Chicano Soul – My Review
Ok – I’ll admit here and now – Goth and Indie music saved my life after experiencing numerous deaths, especially of my parents. One of the bands that I came to love during that time of dealing with loss was a band called Los Lobos. My favorite song of theirs was “Kiko and the Lavender Moon.” Until reading Chicano Soul for this review I never would’ve considered their style of music to be Chicano, because they have such an eclectic sound, but now I can see how this musical style influenced Los Lobos.
Chicano Soul is a little book packed with valuable musical history on the evolution of how this kind of music that drew from all music varieties of country, rock, folk, blues, and Spanish music. It includes the small history of how Ritchie Valens became the first Chicano rock ‘n’ roll singer to cross over into the pop charts. It details how this sound of music evolved in Los Angeles, San Antonio and other parts of Texas. Sadly, it points out how many of these musicians sacrificed their own educations for their musical dreams.
The author brought to light several bands I’ve never heard of before like Sunny and the Sunliners, Cannibal and the Headhunters, to Tierra. I found myself looking up a lot of the bands on YouTube referenced in this book just to listen to clips of how they sounded back in the day. Here is a link to Sunny and the Sunliners song “Talk to Me”: https://www.youtube.com/watch?v=qLL41LEqpJ4. Here is a link to Cannibal and the Headhunters song “Land of 1000 Dances”: https://www.youtube.com/watch?v=-sr9Dju60vI. Here is Tierra singing “The Old Songs Medley”: https://www.youtube.com/watch?v=jateN03MF5o.
Even given this small volume of nonfiction history, finding errors were disconcerting. The most obvious inaccuracy was that Elvis Presley sang to a Bassett hound on the Steve Allen show, not the Ed Sullivan show. The link is below: http://mashable.com/2016/03/25/elvis-hound-dog/#mrM7xNG0x8q1
This book will make a valuable addition to any music lover’s collection, especially the Discography of Recordings that influenced this music.
EXCERPT from the Foreword by Alex La Rotta, in Chicano Soul
Oldies are forever. It’s a mantra. A credo. A maxim for diehard sweet soul enthusiasts from Los Angeles to London, Toronto to Tokyo, and beyond. Ruben Molina’s The Old Barrio Guide to Low Rider Music (2002) and Chicano Soul: Recordings & History of an American Culture (2007) — its sacred texts. Not since Paul Oliver’s The Story of the Blues (1969) has a Book and author so distinctively revived a vintage and marginal American music culture from obscurity to widespread and cult-like revelry. What was once a niche collector’s category in the aughts and prior is a recognized subgenre in the twenty-tens: Chicano Soul. In the decade since its publication, Chicano Soul — like the long-lost recordings it so lovingly documents and historicizes — has itself become a collector’s item. Original copies highly-prized and sought after by record collectors, music aficionados, DJs, musicians, fans, and others. And, too, like much of the music in question: finally receiving its due reissuance. (Only this: a legitimate, not bootleg, reissuance.)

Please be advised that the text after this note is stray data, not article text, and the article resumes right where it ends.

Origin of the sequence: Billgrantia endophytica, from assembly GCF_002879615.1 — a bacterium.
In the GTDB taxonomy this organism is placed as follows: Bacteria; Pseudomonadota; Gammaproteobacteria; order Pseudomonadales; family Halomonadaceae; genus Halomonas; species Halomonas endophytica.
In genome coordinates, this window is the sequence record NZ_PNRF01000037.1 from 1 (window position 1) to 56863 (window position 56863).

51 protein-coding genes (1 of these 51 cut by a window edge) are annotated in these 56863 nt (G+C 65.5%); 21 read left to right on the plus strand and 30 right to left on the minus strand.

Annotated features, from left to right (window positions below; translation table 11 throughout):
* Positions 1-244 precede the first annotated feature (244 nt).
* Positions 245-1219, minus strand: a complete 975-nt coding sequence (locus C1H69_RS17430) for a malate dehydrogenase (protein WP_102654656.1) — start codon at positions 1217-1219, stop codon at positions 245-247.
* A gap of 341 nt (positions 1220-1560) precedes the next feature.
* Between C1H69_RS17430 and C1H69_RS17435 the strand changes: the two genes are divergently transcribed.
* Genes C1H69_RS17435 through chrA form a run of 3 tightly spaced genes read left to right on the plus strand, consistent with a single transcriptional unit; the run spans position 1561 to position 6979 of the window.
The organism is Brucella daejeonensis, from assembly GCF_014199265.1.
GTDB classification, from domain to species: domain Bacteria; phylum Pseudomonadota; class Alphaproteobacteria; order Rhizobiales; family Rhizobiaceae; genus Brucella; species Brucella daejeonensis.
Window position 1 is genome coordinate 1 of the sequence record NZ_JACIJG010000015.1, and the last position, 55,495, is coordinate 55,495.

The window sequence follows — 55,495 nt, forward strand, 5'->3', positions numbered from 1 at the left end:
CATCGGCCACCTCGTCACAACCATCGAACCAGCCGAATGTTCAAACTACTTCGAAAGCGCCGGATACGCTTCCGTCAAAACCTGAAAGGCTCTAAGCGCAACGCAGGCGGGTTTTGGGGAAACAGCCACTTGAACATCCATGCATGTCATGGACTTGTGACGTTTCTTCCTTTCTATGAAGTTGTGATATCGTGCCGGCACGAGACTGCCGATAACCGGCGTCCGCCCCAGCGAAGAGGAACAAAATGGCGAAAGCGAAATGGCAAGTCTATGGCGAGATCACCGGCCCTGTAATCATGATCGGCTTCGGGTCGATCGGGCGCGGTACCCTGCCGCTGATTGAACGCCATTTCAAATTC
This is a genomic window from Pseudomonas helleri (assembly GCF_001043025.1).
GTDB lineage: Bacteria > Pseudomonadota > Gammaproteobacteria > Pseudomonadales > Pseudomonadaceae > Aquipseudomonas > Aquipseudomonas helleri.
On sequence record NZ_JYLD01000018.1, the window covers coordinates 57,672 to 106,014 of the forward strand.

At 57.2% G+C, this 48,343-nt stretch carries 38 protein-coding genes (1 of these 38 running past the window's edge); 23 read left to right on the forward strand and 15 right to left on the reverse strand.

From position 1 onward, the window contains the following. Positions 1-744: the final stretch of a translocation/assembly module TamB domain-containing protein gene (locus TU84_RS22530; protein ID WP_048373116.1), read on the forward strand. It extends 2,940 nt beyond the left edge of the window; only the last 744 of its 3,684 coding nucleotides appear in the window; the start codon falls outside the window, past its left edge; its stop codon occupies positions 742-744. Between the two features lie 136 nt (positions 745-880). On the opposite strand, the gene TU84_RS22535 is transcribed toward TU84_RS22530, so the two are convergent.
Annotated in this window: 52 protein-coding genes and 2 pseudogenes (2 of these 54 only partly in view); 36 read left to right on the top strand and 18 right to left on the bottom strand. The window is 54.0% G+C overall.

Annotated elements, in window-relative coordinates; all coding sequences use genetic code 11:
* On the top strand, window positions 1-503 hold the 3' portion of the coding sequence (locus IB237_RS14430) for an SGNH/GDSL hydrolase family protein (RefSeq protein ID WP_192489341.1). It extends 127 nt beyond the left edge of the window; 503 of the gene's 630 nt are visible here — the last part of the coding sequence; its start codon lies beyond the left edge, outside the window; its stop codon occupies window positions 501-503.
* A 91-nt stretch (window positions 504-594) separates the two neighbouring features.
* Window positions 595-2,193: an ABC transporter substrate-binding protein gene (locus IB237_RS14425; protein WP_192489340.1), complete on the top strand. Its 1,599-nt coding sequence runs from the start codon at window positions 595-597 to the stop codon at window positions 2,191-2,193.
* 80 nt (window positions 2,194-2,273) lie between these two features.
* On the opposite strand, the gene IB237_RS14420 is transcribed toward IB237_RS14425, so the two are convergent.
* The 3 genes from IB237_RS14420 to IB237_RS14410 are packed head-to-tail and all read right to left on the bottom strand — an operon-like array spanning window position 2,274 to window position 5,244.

Its long-awaited return is timely. A brief review of the past ten years in popular music culture must surely include the massive reemergence of the vinyl music format (and its swift cooptation by the music industry); roots and vintage pop music revival (film/television soundtracks, documentaries, compilations, cultural histories, etc.); and the (ongoing) digital music revolution. Most notably, as it concerns the latter, one might also note the ascension of streaming media and video-sharing websites in democratizing and disseminating “rare groove” music of the analog past for broader audiences of the digital present. Further still, YouTube- and social media based soulero (sweet soul) DJs and record collector cliques build notoriety as prized possessors of rare Chicano Soul records to wide acclaim — much of which builds on Molina’s foundation. While the diffusion of music and cultural history in the past decade has broadened, the appreciation of this specific brand of soul music has expanded in tandem. You know it as the West Side Sound, the East Side Sound, Brown-Eyed Soul, Latin Soul, Lowrider Oldies, even rock en español — all components of the vast domain of mid-century Chicano Soul music culture principally documented in Molina’s work. And a book that remains today the only single monograph devoted to the subject.
More importantly, Chicano Soul challenges the assumptions and stereotypes of what “Latin music” could or should be in both popular culture and preceding musical-historical analyses: tropical, exotic, and almost always, distinctly foreign. Unequivocally, this music is none. It is, as the subtitle denotes, an American culture. Molina’s meticulous documentation of over 400 Mexican-American musicians/rock-and-roll combos spanning the American Southwest (née Aztlán) — and their collective thousands of independent recordings — deserves recognition if just for its impressive magnitude. But it’s the paradigm shift that Chicano Soul, and other recent works from such scholars as Deborah Vargas, Roberto Avant-Mier, Anthony Macias, Josh Kun, and Deborah Pacini Hernández, among others, provides for the current discourse on racial identity, hybridity, and the origins of American popular music that warrant as much praise. In part, a response to the tired narrative surrounding America’s supposed black/white racial binary and the forging of a national culture. Yes: Chicanos made soul music. Lots of it. And it’s damn good, too.